A 2020 Comcast NBCUniversal LIFT Labs Accelerator, Powered By Techstars Company
If you want to play relatable video games as a person of color, good luck.
“You step into somebody else’s skin when you play a game. If I want to play as a Black woman, I only have approximately 15 character options across all games,” said Latoya Peterson, co-founder of the newly-launched Glow Up Games.
Considering the number of women and people of color gaming, that disparity doesn’t make sense. It led Peterson and business partner Mitu Khandaker to launch Glow Up Games, which develops and publishes games for growing, underrepresented audiences. The company is founded on the belief that game developers frequently forget about the narrative power of voices outside the mainstream — and Glow Up Games is poised to empower those voices and disrupt the $159 billion video game industry.
Childhood Frustrations Spark a Solution
As a kid in Washington, D.C., Peterson wasn’t allowed to play her father’s Nintendo — but the lure of the gold Legend of Zelda cartridge was too enticing.
“It was this winking jewel sitting on his desk,” she recalled. “Dad came home at 5 p.m. but I got home at 3, so I would sneak in and play. That sparked my fascination with video games.”
Meanwhile, in the UK, Mitu Khandaker was watching Clarissa Explains It All on Nickelodeon in between video game bouts with her sisters. She soon realized that the show’s main character was developing video game programs to outsmart her little brother.
“She was the first representation of a female game developer I’d ever seen,” recalled Khandaker. “It made me think I could develop games, too.”
Despite their love for gaming, Peterson and Khandaker (Peterson, who identifies as Black, and Khandaker, who identifies as South Asian—couldn’t help but notice that few characters look like them). Whether it’s action, adventure, or strategy, most video games are dominated by male protagonists. The lack of representation doesn’t align with current statistics about gamers: 46% of gamers are women, and the average female gamer is 37 years old, according to the Entertainment Software Association. Still, the people making games are mostly white men.
The International Game Developer Association reports that women make up just 22% of the industry’s workforce, and African Americans are just two percent.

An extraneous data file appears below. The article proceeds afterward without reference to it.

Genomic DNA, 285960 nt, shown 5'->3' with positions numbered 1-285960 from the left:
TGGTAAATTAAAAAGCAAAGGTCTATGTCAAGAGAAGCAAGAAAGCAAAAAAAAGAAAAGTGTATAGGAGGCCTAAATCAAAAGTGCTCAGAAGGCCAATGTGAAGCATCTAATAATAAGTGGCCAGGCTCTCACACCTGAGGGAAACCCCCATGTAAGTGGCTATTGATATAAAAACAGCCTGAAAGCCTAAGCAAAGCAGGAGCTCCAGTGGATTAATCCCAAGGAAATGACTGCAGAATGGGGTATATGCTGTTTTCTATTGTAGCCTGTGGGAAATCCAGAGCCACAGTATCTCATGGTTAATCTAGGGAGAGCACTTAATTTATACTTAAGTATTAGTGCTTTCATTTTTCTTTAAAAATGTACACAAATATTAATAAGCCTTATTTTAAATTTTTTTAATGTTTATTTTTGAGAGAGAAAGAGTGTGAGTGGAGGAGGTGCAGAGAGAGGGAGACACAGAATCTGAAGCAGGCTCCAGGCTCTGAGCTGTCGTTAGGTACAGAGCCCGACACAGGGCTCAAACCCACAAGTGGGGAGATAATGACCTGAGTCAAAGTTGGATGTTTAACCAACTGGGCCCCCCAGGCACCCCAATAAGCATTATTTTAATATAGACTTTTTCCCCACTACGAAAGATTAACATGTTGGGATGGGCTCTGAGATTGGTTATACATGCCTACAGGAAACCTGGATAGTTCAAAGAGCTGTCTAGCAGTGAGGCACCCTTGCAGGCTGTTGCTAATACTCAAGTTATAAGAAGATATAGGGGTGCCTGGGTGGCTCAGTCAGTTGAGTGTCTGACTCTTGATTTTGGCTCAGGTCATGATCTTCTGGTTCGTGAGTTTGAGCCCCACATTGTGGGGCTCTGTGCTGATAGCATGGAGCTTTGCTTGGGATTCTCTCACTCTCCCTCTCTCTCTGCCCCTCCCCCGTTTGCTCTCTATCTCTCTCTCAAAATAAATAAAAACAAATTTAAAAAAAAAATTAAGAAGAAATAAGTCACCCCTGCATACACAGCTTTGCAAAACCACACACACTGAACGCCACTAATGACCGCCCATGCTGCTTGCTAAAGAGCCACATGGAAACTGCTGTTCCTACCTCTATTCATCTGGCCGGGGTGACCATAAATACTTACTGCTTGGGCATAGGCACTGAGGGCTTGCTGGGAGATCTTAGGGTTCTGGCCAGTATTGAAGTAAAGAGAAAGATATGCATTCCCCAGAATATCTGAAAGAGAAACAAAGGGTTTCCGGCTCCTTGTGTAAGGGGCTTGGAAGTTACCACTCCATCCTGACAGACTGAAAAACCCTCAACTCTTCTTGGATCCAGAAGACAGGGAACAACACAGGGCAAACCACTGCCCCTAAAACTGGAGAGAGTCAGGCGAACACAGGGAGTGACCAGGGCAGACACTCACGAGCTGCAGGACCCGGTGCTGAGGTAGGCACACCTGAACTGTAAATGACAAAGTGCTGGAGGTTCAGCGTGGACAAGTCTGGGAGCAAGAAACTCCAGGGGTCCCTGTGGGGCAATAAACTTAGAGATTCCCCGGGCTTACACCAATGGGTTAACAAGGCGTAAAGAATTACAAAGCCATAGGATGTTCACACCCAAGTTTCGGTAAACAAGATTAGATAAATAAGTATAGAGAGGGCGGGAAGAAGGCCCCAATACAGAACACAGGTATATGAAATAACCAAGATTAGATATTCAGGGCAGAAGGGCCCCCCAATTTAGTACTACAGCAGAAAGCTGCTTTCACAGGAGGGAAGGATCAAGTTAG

As they come together to disrupt the industry, their past experience will serve them well. Khandaker holds a master’s in computer engineering and a doctorate in creative technologies from the University of Portsmouth. She teaches game design at NYU, has launched startups, and helped lead an artificial intelligence company.
Meanwhile, Peterson cut her teeth in journalism, advocating for race representation in video games and pop culture in publications like ESPN the Magazine, The New York Times, The Washington Post, Essence, Vibe, and The Atlantic. She’s also the owner and editor of the award-winning blog Racialicious.
Khandaker could not stop reading Peterson’s work — and when they finally met up in person they became fast friends. They started Glow Up Games in 2019 with Khandaker as CEO and director for technology, and Peterson as the Chief Experience Officer and director of culture.
Glow Up Power Meets Star Power
Traction is coming quickly for Glow Up Games. The team is participating in the 2020 Comcast NBCUniversal LIFT Labs Accelerator, powered by Techstars. The 13-week program is a unique opportunity to gain mentorship from seasoned executives at Comcast’s wide range of companies, and refine business models and investor pitches from with the help of entrepreneurial experts in the Techstars network.
The budding company also caught the attention of HBO, which was hoping to create a mobile video game for the popular TV show Insecure. With a mainly Black cast and a female star, HBO hoped for a studio partner with a studio run by minority women — and Glow Up Games was a perfect fit. The result is Insecure: The Come Up Game, which features an addictive rap word game that allows players to create their own rhymes and share them with friends. It already has strong pre-sale numbers.
Peterson and Khandaker even got to collaborate with star Issa Rae in Hollywood.
“She was very attentive and engaged in everything we were saying. She has been inspirational to us in the way she’s hustled to make Insecure in the first place,” said Khandaker. “She gave us big hugs.”
For Glow Up Games, Insecure is just the beginning. The team has two more projects in development featuring well-known pop culture characters, and has the ambitious goal of signing on publishers and game developers from underrepresented creators. Five years from now, the company hopes to become the go-to publisher of games featuring characters who are women and people of color.
Khandaker knows the road ahead won’t be smooth, so when times inevitably get tough, she’ll stay true to the company’s founding principles to see her through.
“A startup is your life. It consumes every part of you. It’s something you live and breathe — and it has to align with your core values,” said Khandaker. “Our core values are around changing the picture of representation of who is making games and who is on the screen. That’s why we started this company and that’s why we’re going to succeed.”
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